(WorldMag.com) – An overview of hot-button measures across the nation…
Proposition 102, the Marriage Protection Amendment, would define marriage as between one man and one woman.
The Unmarried Couple Adoption Ban would prevent unmarried, cohabiting couples (whether heterosexual or homosexual) from adopting or providing foster care to minors.
Proposition 4 would require doctors to notify a parent or guardian 48 hours before performing an abortion on a minor. Proposition 8 would amend the state constitution to recognize only marriages between one man and one woman.
Question 48, the Personhood Amendment, would define “person” as any human being from the moment of fertilization. Amendment 46, the Civil Rights Initiative, seeks to ban affirmative action programs.
Amendment 2 would define marriage as the union of one man and one woman.
Proposal 1, the Coalition for Compassionate Care Initiative, would allow critically ill patients, with doctor approval, to use, possess, and grow their own marijuana for medicinal purposes. Proposal 2, also known as the Stem Cell Initiative, would allow researchers to use donated embryos (left over from fertility clinics) to extract embryonic stem cells.
Amendment 1 would make English the official language at all government meetings.
The Casino Measure would make Maryland the 38th state to allow slots or casino-style gambling.
The Civil Rights Initiative seeks to ban affirmative action programs.
Question 2 would restrict government use of eminent domain to acquire private property for public use. This initiative passed in 2006, but voters must reaffirm in order for it to take effect.
Issue 6 would allow the construction of Ohio’s first casino. The resort casino would be located near Wilmington.
The Abortion Ban Initiative would prohibit abortions except in cases of rape, incest, or to protect the mother’s health.
I-1000, also called the “Death with Dignity” initiative, would legalize assisted suicides for mentally competent, terminally ill adults with six months or less to live.
Copyright ©2008 WORLD Magazine, October 18, 2008. Reprinted here October 21st with permission from World Magazine. Visit the website at www.WorldMag.com.
1. a) How many states will have ballot proposals on their ballots in November?
b) Which three states have the greatest number of proposals on their ballots in November?
(See the pdf document “Election Preview” under Ballotwatch 2008 at iandrinstitute.org for the answers.)
2. Read about the Initiative and Referendum process under “Background” below.
Then read more about ballot measures (initiatives and referendums) at the Initiative and Referendum website iandrinstitute.org.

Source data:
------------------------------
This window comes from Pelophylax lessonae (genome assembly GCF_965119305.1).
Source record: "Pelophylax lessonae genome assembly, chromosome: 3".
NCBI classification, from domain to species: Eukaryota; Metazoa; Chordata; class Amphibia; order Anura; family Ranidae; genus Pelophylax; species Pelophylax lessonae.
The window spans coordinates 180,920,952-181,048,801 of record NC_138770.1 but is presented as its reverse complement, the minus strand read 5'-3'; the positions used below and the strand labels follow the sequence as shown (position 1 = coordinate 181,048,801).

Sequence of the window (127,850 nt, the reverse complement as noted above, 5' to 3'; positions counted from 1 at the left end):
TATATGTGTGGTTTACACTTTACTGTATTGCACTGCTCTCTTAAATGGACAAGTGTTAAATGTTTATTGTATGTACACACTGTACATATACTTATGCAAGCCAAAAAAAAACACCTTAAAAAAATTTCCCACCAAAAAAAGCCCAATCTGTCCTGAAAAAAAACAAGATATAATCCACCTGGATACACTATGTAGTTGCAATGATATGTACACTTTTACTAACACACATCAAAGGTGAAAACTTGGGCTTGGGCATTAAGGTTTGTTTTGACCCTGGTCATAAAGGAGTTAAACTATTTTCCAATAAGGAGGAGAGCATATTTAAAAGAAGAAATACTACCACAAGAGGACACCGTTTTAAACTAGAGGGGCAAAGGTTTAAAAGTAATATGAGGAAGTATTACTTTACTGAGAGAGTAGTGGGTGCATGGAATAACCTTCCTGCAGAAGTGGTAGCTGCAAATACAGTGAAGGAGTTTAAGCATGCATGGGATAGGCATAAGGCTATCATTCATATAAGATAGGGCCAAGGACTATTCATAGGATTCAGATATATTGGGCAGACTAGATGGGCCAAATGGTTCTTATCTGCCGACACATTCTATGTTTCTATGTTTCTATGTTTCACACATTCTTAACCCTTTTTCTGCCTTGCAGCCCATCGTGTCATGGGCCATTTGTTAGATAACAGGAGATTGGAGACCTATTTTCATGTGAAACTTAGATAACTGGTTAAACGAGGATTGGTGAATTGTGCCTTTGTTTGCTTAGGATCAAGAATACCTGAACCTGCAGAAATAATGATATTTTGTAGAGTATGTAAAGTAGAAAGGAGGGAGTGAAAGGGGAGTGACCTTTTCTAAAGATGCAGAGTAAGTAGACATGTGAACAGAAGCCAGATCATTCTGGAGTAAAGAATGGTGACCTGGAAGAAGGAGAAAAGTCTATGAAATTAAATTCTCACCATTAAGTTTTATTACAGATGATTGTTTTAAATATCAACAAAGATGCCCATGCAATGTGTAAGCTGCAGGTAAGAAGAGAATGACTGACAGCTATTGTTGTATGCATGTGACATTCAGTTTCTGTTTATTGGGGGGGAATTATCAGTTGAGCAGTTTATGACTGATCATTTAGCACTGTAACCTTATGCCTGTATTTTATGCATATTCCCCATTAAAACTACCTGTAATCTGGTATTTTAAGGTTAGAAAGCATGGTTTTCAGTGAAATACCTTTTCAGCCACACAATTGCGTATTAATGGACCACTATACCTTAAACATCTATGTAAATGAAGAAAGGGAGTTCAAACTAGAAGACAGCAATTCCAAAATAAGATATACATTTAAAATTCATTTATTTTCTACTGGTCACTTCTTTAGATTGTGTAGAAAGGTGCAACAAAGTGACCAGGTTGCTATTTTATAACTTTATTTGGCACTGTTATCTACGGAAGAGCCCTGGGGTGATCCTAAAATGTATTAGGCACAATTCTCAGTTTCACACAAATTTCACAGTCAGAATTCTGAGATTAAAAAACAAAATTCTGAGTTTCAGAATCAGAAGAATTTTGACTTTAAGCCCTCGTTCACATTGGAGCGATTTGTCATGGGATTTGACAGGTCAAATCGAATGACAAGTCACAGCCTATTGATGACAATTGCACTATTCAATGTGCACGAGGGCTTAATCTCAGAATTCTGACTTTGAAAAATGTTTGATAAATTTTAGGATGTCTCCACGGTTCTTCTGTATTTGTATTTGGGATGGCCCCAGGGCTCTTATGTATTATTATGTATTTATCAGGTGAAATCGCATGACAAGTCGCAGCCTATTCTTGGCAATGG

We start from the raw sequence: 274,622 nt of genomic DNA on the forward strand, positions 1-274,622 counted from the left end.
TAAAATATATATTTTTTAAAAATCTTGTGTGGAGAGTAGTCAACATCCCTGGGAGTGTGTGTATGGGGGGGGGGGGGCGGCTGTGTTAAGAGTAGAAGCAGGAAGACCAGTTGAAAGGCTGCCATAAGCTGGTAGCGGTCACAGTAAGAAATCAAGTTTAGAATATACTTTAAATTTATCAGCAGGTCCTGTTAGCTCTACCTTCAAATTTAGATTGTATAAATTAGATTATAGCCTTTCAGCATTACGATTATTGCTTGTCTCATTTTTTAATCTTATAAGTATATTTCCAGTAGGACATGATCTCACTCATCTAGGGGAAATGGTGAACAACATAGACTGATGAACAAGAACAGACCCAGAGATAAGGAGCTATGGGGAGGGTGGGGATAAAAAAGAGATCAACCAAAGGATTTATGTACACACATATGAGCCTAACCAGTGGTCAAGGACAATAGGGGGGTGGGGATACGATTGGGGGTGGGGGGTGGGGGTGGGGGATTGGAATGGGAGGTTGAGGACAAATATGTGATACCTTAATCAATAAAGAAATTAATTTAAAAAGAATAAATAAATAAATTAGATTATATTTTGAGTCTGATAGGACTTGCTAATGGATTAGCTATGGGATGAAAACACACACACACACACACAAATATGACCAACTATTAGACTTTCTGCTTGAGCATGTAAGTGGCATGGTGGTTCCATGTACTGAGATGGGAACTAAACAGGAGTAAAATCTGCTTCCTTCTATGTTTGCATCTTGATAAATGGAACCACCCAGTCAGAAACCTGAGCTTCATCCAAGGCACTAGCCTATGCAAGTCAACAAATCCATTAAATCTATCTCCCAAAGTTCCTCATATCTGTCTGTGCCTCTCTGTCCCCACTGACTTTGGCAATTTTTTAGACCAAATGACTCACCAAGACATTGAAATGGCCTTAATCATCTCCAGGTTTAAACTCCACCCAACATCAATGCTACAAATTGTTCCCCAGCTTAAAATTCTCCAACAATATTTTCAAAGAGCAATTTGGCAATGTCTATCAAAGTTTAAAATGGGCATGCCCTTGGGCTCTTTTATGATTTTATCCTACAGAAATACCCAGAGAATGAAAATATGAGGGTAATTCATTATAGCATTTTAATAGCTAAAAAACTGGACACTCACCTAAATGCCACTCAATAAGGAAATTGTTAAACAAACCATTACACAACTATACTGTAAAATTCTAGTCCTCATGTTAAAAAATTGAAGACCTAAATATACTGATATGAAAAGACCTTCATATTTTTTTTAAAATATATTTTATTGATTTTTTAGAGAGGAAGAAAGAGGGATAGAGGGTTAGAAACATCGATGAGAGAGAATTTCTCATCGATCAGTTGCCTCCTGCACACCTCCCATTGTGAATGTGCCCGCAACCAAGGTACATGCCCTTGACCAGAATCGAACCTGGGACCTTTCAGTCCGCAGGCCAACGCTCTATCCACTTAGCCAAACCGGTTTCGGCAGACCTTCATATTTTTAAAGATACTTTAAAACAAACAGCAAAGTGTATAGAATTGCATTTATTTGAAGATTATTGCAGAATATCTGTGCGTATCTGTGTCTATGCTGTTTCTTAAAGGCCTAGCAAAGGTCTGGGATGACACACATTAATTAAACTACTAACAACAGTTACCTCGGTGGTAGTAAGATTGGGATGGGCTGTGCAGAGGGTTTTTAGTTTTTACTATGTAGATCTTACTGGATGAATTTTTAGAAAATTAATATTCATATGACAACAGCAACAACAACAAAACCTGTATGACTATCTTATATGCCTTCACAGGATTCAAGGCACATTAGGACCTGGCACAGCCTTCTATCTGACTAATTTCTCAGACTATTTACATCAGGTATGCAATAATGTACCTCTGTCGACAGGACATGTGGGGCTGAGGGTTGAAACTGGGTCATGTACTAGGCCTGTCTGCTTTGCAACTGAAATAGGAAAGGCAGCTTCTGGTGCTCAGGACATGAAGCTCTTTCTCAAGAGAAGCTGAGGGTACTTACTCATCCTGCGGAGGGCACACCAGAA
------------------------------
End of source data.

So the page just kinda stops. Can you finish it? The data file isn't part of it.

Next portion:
And view of map of the types of ballot measures states have at iandrinstitute.org/statewide_i%26r.htm.
a) What type of initiative process does your state have?
b) What type of ballot measures do you think your state should have? Explain your answer.
3. What is the difference between an initiative and a referendum?
(See “What are ballot propositions, initiatives, and referendums?” at iandrinstitute.org/Quick%20Fact%20-%20What%20is%20I&R.htm
for the answer.)
4. Describe the ballot measures/initiatives/proposals that will be on your state’s ballot in November.
5. Read the list of ballot measures in this article. List the issues included in the ballot measures described in the article.
6. Which issue from the list in answer #5 is the most important to you? Why?
7. Read the pdf document “Same-Sex Marriage” under Ballotwatch 2008 at iandrinstitute.org.
a) Which three states have ballot measures to define marriage as between one man and one woman only?
b) How many states have already passed such measures?
c) What does the information on states’ banning of gay marriage tell you about people’s attitudes toward traditional marriage? Explain your answer.
INITIATIVES AND REFERENDUMS:
- Anything that appears on a ballot other than a candidate running for office is called a ballot measure. Ballot measures are broken down into two distinct categories – initiatives (or propositions) and referendums.
- Initiatives – when the citizens, collecting signatures on a petition, place advisory questions, memorials, statutes (laws) or constitutional amendments on the ballot for the citizens to adopt or reject.
- Twenty-four states have the initiative process.
- In many of the same states the citizens have the referendum process – the ability to reject laws or amendments proposed or already passed by the state legislature. “Initiatives” refers to newly drafted legislation submitted directly to a popular vote as an alternative to adoption by a state legislature.
NOTE: The terms above are all forms of “direct democracy” practiced by various states. Read an explanation of direct democracy at Wikipedia.org.
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